Claire Bown 18:25
And so rewarding as well, as you say, when you get those, you feel the energy in the group change when you know, perhaps there’s some information that’s been shared, there’s an aha-moment or a wow-moment, and you can just feel it and see it. And it gives so much back to you as an educator to be part of that and facilitating that process. So yeah. Oh, what a wonderful first experience to have. Yeah, I’d love to move on and talk a little bit about the role of Visible Thinking in the Museum. So VTM, the method that I’ve been developing, and I know that you’ve learned this by participating in the VTMO course with me last year. So can you talk about what role VTM plays in your work as well?

Gabrielle Grime 19:11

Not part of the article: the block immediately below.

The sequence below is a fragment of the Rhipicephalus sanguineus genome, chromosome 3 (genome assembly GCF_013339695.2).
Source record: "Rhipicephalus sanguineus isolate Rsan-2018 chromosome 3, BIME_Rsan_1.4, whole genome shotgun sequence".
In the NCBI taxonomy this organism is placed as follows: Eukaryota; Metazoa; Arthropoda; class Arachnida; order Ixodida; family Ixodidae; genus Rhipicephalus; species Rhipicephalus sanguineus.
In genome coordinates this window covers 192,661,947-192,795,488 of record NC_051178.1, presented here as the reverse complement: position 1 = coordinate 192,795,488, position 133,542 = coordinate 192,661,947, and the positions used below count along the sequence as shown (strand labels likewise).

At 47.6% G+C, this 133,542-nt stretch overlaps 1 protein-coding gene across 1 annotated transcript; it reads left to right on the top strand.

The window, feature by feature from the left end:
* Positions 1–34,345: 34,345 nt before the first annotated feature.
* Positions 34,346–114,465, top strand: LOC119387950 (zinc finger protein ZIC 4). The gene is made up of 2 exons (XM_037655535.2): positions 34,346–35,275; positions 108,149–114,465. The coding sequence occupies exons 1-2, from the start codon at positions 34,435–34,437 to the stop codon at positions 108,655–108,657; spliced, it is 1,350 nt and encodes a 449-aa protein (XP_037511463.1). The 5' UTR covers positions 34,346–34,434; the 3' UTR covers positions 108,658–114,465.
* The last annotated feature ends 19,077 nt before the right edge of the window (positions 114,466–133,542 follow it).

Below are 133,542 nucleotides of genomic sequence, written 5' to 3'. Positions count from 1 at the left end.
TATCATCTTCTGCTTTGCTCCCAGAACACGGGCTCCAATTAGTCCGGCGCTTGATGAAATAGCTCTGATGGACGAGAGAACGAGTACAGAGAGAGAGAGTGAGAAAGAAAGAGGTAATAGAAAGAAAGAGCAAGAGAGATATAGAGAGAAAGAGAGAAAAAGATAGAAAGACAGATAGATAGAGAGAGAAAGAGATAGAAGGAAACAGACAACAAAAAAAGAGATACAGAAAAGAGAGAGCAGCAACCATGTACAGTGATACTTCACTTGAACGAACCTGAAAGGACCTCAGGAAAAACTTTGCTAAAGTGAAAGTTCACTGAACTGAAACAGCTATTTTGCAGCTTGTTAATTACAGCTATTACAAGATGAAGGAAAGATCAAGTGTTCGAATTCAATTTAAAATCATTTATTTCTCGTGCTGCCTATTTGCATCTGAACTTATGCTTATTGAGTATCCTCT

Yes, so I guess, during the course, has given me a lot of professional skills, I guess, I feel often in my area of education, I’ve been kind of a jack-of-all-trades, but master of none. So I was feeling like I really needed to, to upskill. And what I liked about VTM is you have all of those readings from really influential museum educators. And that was just great because I think it gave me a lot of that really good grounding in museum education. And therefore the confidence, often we have good instincts, but the kind of, um is there evidence around this? but that was that was really useful. I think in my actual practice, I’ve really developed and continuing to develop my questioning skills, I’ve become so aware of that now. And I’ve also been so aware that observation just slowing down and allowing audiences to sit and observe. It’s just such a wonderful thing to do. It really is because it’s without judgement. There’s, there’s no one who’s smarter, or no one who has to have more knowledge, it’s what you see in front of you. And that really opens the door for just so many more conversations and possibilities. And I guess, to thinking really intentionally about my facilitation skills, so how am I introducing myself? How am I setting up a respectful or curious vibe? How am I reading the audience? Being trauma-sensitive, we’ve talked about that now. And I’m much more aware of those aspects of my practice.